It appears that prisoners have woken up to the fact that, despite the recent hand wringing over the conditions under which Bradley Manning was being held at the military brig at Quantico, nobody is going to protest the inhumane conditions that exist throughout the entire industrial system of the American gulag.
Consequently, it seems prisoners are going on hunger strike, not for anything unachievable, but for something quite basic, the right to be treated as a human being. Good for them.
When I first started to become aware of the gang system that existed in these hell holes, my initial thought was, pity you haven't got the brains to put away your differences and focus on the real enemy, the US Department of
Inspiring: Inmates at 11 CA Prisons on Hunger Strike, Protesting Inhumane Solitary Confinement
By Lauren Kelley
July 7, 2011,
As we previously noted, inmates of the Secure Housing Unit (i.e., solitary confinement) at California's Pelican Bay State Prison started a hunger strike on July 1 to protest the the cruel and inhumane conditions of their imprisonment.
While noting that the hunger strike is being “organized by prisoners in an unusual show of racial unity,” five key demands are listed by California Prison Focus:
1) Eliminate group punishments; 2) abolish the debriefing policy and modify active/inactive gang status criteria; 3) comply with the recommendations of the US Commission on Safety and Abuse in Prisons (2006) regarding an end to long term solitary confinement; 4) provide adequate food; 5) expand and provide constructive programs and privileges for indefinite SHU inmates.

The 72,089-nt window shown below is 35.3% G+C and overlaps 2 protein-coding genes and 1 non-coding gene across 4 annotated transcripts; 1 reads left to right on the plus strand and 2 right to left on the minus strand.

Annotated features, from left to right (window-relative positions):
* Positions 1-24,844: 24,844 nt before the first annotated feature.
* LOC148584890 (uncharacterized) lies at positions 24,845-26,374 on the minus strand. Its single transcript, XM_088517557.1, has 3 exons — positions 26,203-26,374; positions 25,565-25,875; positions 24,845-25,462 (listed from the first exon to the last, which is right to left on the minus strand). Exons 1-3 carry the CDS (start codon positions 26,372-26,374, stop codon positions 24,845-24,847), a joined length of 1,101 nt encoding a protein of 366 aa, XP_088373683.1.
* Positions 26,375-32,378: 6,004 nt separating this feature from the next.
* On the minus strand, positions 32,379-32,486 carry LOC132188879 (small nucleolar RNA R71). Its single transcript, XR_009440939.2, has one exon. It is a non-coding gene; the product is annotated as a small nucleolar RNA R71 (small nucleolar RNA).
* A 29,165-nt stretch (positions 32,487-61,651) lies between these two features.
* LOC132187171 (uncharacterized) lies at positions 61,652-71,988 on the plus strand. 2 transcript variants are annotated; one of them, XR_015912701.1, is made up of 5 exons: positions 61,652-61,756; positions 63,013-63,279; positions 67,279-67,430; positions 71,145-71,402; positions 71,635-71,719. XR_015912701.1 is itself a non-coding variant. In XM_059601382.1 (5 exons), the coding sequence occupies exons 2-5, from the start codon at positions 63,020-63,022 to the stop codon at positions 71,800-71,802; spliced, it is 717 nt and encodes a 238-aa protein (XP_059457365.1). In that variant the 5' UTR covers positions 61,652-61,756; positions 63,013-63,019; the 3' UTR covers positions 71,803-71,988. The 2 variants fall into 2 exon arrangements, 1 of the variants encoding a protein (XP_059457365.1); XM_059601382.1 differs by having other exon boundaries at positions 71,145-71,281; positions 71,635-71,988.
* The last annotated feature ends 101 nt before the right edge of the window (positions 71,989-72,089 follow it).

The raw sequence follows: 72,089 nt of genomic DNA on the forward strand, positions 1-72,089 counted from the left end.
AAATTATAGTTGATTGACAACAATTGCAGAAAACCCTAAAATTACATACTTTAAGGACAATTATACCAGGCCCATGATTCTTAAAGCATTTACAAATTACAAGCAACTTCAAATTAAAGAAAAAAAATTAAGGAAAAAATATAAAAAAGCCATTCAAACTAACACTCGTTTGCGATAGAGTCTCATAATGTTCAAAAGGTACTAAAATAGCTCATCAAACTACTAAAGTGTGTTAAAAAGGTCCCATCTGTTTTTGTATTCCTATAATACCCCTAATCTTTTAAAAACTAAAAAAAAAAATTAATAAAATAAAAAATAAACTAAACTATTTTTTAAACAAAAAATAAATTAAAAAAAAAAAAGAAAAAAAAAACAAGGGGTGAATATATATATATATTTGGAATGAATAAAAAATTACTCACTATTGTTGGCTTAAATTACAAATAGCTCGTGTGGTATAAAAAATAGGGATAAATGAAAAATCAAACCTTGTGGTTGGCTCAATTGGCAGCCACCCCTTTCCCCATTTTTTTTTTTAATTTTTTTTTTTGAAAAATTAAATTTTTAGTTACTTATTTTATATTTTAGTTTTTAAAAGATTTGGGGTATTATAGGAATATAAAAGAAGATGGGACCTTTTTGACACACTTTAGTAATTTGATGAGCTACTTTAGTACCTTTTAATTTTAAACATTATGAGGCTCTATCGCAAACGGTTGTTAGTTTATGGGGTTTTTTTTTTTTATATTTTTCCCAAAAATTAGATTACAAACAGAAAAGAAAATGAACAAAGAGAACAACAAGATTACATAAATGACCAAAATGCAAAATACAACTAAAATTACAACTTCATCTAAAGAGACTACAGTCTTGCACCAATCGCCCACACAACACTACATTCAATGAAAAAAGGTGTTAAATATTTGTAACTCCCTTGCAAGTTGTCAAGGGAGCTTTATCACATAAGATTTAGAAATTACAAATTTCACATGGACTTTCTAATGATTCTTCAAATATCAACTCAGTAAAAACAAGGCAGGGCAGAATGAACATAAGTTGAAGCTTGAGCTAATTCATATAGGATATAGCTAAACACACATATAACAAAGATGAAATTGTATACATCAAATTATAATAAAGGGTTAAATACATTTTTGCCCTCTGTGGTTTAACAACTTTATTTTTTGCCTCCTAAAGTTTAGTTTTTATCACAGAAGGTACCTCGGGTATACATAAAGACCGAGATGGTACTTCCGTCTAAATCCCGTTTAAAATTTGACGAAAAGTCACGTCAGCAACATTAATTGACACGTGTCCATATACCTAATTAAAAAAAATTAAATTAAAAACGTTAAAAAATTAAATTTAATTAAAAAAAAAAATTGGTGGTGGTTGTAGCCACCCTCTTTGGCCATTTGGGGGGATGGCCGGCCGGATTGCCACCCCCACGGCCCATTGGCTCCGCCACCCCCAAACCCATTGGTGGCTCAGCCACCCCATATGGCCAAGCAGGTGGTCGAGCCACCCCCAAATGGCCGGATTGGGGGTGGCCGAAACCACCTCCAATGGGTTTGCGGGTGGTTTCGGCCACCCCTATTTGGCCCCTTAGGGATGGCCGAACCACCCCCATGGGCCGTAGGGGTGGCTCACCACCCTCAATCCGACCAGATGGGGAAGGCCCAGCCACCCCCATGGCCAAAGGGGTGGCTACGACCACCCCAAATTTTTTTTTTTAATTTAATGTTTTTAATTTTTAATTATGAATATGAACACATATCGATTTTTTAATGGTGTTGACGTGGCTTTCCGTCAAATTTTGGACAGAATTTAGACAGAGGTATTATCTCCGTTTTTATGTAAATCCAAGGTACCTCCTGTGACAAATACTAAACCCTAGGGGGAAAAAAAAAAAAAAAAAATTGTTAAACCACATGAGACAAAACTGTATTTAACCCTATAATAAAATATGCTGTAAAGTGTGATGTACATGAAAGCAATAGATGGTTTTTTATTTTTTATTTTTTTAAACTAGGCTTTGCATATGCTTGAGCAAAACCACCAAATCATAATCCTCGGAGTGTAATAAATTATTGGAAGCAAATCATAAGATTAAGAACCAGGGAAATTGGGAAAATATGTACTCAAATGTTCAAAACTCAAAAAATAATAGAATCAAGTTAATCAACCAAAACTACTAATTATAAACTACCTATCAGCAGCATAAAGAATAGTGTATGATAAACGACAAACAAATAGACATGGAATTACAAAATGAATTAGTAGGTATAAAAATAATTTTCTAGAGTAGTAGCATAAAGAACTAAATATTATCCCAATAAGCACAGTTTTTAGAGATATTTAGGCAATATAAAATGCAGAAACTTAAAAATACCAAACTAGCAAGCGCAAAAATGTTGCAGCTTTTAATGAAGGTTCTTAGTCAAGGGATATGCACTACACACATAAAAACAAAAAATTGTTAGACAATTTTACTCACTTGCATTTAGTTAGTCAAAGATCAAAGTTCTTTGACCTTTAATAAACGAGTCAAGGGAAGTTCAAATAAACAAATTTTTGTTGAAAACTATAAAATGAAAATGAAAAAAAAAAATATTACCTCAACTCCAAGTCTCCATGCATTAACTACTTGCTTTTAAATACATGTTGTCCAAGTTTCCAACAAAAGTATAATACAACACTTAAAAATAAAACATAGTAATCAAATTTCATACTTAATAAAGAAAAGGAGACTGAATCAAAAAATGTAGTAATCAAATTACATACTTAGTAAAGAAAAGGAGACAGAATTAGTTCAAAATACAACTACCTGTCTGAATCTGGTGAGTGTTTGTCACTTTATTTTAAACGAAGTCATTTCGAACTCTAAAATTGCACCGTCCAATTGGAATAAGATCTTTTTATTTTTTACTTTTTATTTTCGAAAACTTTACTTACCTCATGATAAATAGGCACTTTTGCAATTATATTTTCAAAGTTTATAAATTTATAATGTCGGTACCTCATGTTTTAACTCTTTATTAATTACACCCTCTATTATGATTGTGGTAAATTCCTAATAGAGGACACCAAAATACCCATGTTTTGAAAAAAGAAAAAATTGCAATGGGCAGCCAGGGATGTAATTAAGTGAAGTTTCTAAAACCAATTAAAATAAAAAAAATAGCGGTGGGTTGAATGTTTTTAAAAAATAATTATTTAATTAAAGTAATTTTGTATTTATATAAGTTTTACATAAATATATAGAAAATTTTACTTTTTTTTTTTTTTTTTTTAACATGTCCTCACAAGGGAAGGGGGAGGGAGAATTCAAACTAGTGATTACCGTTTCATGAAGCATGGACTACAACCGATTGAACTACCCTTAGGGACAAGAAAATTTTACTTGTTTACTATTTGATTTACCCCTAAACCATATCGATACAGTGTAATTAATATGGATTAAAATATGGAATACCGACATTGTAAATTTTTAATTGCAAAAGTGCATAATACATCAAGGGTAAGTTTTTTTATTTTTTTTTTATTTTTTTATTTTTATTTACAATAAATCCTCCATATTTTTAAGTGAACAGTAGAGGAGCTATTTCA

Now, the hunger strike has spread to a total of 11 California prisons -- one-third of the facilities in the state. The LA Times reports that although the exact number of strikers is hard to pin down/is constantly shifting, there are rough estimates:
More than 400 prisoners at Pelican Bay are believed to be refusing meals, including inmates on the prison's general-population yard, said Molly Poizig, spokeswoman for the Bay Area-based group Prisoner Hunger Strike Solidarity.
And that's just at Pelican Bay. So in other words, this is a fairly impressive display of solidarity, and it's obviously starting to garner mainstream news attention.
Prison officials have been predictably less than enthused about the strike. This anecdote is both revealing and depressing:
The [Prisoner Hunger Strike Solidarity] website claims that prison officials attempted to head off the strike by promoting a Fourth of July menu that included strawberry shortcake and ice cream. According to the website, the wife of a Security Housing Unit inmate said her husband had never had ice cream there and "has never seen a strawberry."
A spokesperson for the California Department of Corrections and Rehabilitation assured the Times that prison medical staffers are "making checks of every single inmate who is refusing meals." source